But helping others and making an impact in the world comes with the price of having no spare time. Bruno gets up as early as 6:00 a.m. to get ready for another busy day on campus. He starts off his day with a fashion statement, often completing his outfit with a gold wing pendant necklace and a pair of mid-calf black boots. Even with an extremely busy day ahead, his fashion, the thing that sets his mood for the day comes first. Between his classes, he has meetings and work. Although he lives in Campus Village, Bruno’s tightly packed schedule leaves him little time to change into his required uniform for his job as a peer educator. Bruno changes his shirt in the middle of the Social Science quad while walking to his next appointment. This is a norm for Bruno and a necessity.

Despite his stressful amount of commitments, Bruno manages to maintain strong relationships with the people he cares about and always carries an ecstatic vibe that can only be explained as being Bruno. How is it possible? How does he maintain that smile, that energy with all that he does? These are the questions that continue to linger in the minds of his close friends like Terraneo and fourth-year ecology and evolutionary biology major Diane Jong, but they have come to an understanding that this is just him. Terraneo and Jong both believe that just being with Bruno is fun. Even studying in the library is something to look forward to.

Studying with Bruno is filled with motivation, efficiency and fun. All it needs is Bruno’s presence and a cereal box called the Punishment box. Although the box is not filled with edible cereal, it is filled with slips of paper labeled with a punishment. Before starting the study session, each person of the group sets a goal to finish a certain amount of work in an hour to an hour and a half time frame. They reach into the box of Punishment to pull out a dreadful penalty in the case that their personal goal goes unfulfilled.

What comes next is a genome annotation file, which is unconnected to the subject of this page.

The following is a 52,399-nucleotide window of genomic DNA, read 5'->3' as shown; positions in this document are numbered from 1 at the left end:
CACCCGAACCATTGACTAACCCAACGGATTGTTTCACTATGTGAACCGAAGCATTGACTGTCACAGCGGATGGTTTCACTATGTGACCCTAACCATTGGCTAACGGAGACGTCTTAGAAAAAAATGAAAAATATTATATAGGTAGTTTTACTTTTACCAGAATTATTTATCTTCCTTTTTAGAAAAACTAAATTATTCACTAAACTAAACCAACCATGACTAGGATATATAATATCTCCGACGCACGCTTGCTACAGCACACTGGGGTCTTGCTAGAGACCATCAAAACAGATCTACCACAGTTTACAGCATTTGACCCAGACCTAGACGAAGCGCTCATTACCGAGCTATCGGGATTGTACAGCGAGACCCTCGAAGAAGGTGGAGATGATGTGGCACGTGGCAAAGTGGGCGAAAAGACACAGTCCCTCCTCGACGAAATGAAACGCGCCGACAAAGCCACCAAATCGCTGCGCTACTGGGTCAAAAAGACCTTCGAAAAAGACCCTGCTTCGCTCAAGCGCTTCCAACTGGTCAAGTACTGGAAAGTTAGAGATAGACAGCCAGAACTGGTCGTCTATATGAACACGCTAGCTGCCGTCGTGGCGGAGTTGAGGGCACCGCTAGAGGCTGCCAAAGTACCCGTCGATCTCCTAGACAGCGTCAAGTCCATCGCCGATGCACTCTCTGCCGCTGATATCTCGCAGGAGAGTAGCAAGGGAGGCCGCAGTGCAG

Bruno reaches in, goes through the pieces of paper at the bottom of the box in hopes of finding an easier punishment. He reads, “Stick your finger in the toilet.” This is one of the worst ones in the box.

Jong sticks her hand in, pulls out “In your choice of location, for five minutes pretend to be an Asian tourist and pretend every Asian guy you see is Jackie Chan and every Asian girl you see is Lucy Liu and ask to take a photo with them.” Laughter breaks out at the thought of Jong scrambling around campus to take pictures with random Asian students on campus.

Another slip reads: “Switch clothes with the other person during a class.” The clock starts ticking and everyone is eager to finish their assignments. Bruno wants to finish three chapters of his psychology book. Even if he is one page short of three chapters, the punishment must be carried on. It’s time and everyone checks to see if any of them have a punishment to go through. Today’s their lucky day; all of them have managed to escape an embarrassing moment.

Bruno knows he has somehow balanced his busy yet satisfying schedule during the first two years of college. But he also knows there are more opportunities at UCI, just not enough time.

“Balancing is one of the hardest things to do,” Bruno said. “Sometimes I feel like I can’t be as spontaneous as I want to be, but I want to use my strength to help people … [and] to give people something to be passionate about. I still want to be an R.A., a part of the Creating Options And Conquering Hurdles (COACH) program, a SPOPer (Student Parent Orientation Program counselor) in the near future and get into the Peace Corps after I graduate.”